Reflecting on the Life and Death of JFK

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Author: White House Press Office

On Friday, November 22, President John F. Kennedy was remembered on the 50th anniversary of his assassination.

It was the first time Dallas officially held a memorial. According to the Chicago Tribune 5,000 people attended the ceremony at Dealey Plaza (the site where Texas governor John Connally was wounded and JFK was fatally shot); Mayor of Dallas, Mike Rawlins, said about the 1963 tragedy, “Our collective hearts were broken.”

President Kennedy’s Legacy

President Barack Obama ordered that flags across the U.S. be flown at half-mast to pay tribute to the late president. In a proclamation remembering JFK, who he calls an “extraordinary public servant,” President Obama said:

“…John F. Kennedy weathered some of the most perilous tests of the Cold War and led America to the cusp of a bright new age. His leadership through the Cuban Missile Crisis remains the standard for American diplomacy at its finest. In a divided Berlin, he delivered a stirring defense of freedom that would echo through the ages, yet he also knew that we must advance human rights here at home. During his final year in office, he proposed a civil rights bill that called for an end to segregation in America…”

(Read the full proclamation at: http://www.whitehouse.gov/the-press-office/2013/11/21/presidential-proclamation-day-remembrance-president-john-f-kennedy).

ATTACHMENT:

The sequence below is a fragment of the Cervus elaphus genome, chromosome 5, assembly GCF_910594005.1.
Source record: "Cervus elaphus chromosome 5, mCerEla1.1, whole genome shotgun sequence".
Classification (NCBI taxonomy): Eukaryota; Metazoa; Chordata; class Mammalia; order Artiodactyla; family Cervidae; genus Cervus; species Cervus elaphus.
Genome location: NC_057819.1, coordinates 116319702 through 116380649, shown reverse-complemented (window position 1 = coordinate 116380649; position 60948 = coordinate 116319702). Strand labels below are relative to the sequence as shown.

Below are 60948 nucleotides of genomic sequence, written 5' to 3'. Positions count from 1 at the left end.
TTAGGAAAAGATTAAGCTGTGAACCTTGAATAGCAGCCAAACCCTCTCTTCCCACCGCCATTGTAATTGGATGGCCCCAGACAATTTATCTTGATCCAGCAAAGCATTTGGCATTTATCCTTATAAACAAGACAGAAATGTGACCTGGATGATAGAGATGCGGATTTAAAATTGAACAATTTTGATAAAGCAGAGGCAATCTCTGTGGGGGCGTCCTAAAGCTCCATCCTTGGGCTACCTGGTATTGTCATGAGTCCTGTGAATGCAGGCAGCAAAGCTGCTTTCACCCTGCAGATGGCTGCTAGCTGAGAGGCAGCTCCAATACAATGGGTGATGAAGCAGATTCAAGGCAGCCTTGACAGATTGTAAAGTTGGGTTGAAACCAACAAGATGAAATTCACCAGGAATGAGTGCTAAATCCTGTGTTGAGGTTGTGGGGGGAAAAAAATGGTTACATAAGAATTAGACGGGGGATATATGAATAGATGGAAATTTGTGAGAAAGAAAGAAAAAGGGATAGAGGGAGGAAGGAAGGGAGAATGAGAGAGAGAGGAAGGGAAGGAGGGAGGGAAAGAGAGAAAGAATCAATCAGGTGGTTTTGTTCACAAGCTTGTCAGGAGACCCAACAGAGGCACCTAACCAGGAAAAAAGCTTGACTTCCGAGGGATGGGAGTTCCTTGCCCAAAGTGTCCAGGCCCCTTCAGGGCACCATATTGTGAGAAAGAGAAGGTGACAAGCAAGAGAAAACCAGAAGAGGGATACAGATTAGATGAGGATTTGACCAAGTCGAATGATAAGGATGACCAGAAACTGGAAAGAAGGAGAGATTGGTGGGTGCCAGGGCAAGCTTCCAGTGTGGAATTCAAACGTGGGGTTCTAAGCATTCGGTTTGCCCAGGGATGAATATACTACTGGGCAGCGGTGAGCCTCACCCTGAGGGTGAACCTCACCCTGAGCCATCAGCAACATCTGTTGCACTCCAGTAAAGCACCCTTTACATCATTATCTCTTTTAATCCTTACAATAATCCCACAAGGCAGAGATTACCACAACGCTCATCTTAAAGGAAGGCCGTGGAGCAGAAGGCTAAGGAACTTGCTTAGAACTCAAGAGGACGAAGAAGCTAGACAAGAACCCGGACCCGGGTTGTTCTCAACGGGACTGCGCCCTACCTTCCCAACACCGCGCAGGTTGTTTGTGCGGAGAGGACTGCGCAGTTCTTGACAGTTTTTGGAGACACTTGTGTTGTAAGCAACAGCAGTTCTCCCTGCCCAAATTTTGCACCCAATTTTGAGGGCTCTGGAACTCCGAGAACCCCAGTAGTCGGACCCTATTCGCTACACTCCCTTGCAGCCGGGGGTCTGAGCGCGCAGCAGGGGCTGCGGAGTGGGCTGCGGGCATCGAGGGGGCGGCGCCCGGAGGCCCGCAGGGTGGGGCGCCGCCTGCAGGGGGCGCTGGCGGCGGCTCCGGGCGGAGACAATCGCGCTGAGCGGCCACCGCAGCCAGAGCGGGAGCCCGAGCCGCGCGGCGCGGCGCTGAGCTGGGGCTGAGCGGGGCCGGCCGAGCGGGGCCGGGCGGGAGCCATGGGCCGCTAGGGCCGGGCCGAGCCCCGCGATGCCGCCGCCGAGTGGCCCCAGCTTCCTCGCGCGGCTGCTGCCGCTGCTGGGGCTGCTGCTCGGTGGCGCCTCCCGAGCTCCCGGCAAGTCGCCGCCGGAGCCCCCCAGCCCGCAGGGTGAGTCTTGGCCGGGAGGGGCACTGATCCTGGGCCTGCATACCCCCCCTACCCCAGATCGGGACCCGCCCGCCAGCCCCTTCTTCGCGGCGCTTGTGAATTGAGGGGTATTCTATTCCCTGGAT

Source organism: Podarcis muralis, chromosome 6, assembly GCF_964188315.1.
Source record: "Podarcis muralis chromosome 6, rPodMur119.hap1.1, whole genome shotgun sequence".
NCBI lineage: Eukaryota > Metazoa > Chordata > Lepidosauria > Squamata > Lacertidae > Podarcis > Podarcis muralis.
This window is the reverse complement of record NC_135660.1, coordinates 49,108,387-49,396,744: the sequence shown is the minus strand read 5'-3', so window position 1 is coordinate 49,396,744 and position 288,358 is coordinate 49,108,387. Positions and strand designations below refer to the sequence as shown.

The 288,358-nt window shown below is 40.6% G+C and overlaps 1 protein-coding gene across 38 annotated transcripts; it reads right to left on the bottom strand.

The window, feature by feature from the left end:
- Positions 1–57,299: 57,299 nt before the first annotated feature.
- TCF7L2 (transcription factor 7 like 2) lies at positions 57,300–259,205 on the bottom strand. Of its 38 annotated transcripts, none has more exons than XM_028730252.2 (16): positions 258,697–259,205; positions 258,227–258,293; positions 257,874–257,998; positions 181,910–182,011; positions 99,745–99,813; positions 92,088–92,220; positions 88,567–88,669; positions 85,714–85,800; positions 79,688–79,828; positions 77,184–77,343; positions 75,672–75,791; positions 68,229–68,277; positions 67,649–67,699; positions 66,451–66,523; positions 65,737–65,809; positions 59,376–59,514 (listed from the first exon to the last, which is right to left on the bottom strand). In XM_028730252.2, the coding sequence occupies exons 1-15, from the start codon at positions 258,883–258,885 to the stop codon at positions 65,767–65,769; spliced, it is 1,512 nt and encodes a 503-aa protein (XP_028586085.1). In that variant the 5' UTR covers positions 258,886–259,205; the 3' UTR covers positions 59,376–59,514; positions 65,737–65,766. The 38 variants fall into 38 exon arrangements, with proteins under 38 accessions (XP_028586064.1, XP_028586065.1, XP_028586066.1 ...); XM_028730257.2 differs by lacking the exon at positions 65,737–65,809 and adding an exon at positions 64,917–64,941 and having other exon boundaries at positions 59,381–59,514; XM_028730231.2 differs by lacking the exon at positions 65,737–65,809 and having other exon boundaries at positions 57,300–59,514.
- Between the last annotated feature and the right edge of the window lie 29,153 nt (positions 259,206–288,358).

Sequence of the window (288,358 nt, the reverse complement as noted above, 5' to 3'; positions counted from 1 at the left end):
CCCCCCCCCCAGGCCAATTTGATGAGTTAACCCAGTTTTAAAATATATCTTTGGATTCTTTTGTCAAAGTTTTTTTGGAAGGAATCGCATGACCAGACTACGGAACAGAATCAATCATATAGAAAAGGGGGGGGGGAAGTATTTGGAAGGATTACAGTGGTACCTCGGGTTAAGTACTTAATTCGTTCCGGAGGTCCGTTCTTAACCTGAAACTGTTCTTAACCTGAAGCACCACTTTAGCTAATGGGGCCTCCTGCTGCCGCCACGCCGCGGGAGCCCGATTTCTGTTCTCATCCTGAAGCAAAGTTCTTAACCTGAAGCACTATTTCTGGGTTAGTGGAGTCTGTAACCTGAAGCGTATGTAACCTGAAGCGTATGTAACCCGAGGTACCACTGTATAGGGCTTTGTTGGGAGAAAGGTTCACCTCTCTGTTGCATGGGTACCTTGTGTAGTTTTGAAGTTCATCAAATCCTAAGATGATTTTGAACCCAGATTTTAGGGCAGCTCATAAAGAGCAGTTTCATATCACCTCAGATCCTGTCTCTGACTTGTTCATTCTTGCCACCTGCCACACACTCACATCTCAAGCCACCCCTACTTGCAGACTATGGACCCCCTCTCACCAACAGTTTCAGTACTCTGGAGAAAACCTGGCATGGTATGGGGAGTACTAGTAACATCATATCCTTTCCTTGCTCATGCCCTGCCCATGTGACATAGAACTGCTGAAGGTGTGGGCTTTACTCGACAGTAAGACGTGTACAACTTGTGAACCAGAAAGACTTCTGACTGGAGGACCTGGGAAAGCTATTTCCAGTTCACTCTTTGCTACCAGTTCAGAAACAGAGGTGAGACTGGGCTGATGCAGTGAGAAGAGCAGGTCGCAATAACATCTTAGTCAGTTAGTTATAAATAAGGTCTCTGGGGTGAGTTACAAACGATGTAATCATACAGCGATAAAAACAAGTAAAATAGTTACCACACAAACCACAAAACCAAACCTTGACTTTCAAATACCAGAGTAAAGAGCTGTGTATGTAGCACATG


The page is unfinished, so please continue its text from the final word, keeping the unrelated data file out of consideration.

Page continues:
Former FBI Agent Remembers

Also on Friday, the Federal Bureau of Investigation (FBI) shared a story from one of its former agents, Robert Frazier, who played a key role in investigating JFK’s assassination.

Now 94, Frazier was the FBI’s lead firearms and ballistics examiner that November in 1963. He and two other examiners were called in to conduct separate examinations and then compare their results.

“By that evening, as a shocked country tried to comprehend Kennedy’s assassination, FBI agents and other federal officers had already begun delivering evidence to the FBI Laboratory—then located in Washington—including the rifle that Lee Harvey Oswald used to kill the president,” states the FBI’s November 22, 2013 story (“The JFK Assassination: Former Agent Recalls Role in Investigation”). “Well after midnight, Frazier and his colleagues went to the Secret Service garage to gather evidence from the presidential limousine. The vehicle had been flown from Dallas back to Washington that afternoon.”

Frazier and his colleagues worked straight through to Sunday, slept about five hours, went back to the lab and worked straight through to Wednesday. In fact, for two or more years Frazier worked on the case, which included traveling to Dallas and re-enacting Lee Harvey Oswald’s alleged actions from the sixth floor of the Texas School Book Depository (which is now a museum), as well as testifying in front of the Warren Commission.

“Beyond the facts of the case and the volumes of findings Frazier’s firearms and ballistic examinations produced, the assassination still evokes an emotional response from him 50 years later,” states the FBI story. “‘It was a sad situation,’ [Frazier] said. ‘Just remembering that it was Kennedy and what a personality he had. … It was a terrible, terrible thing.’”

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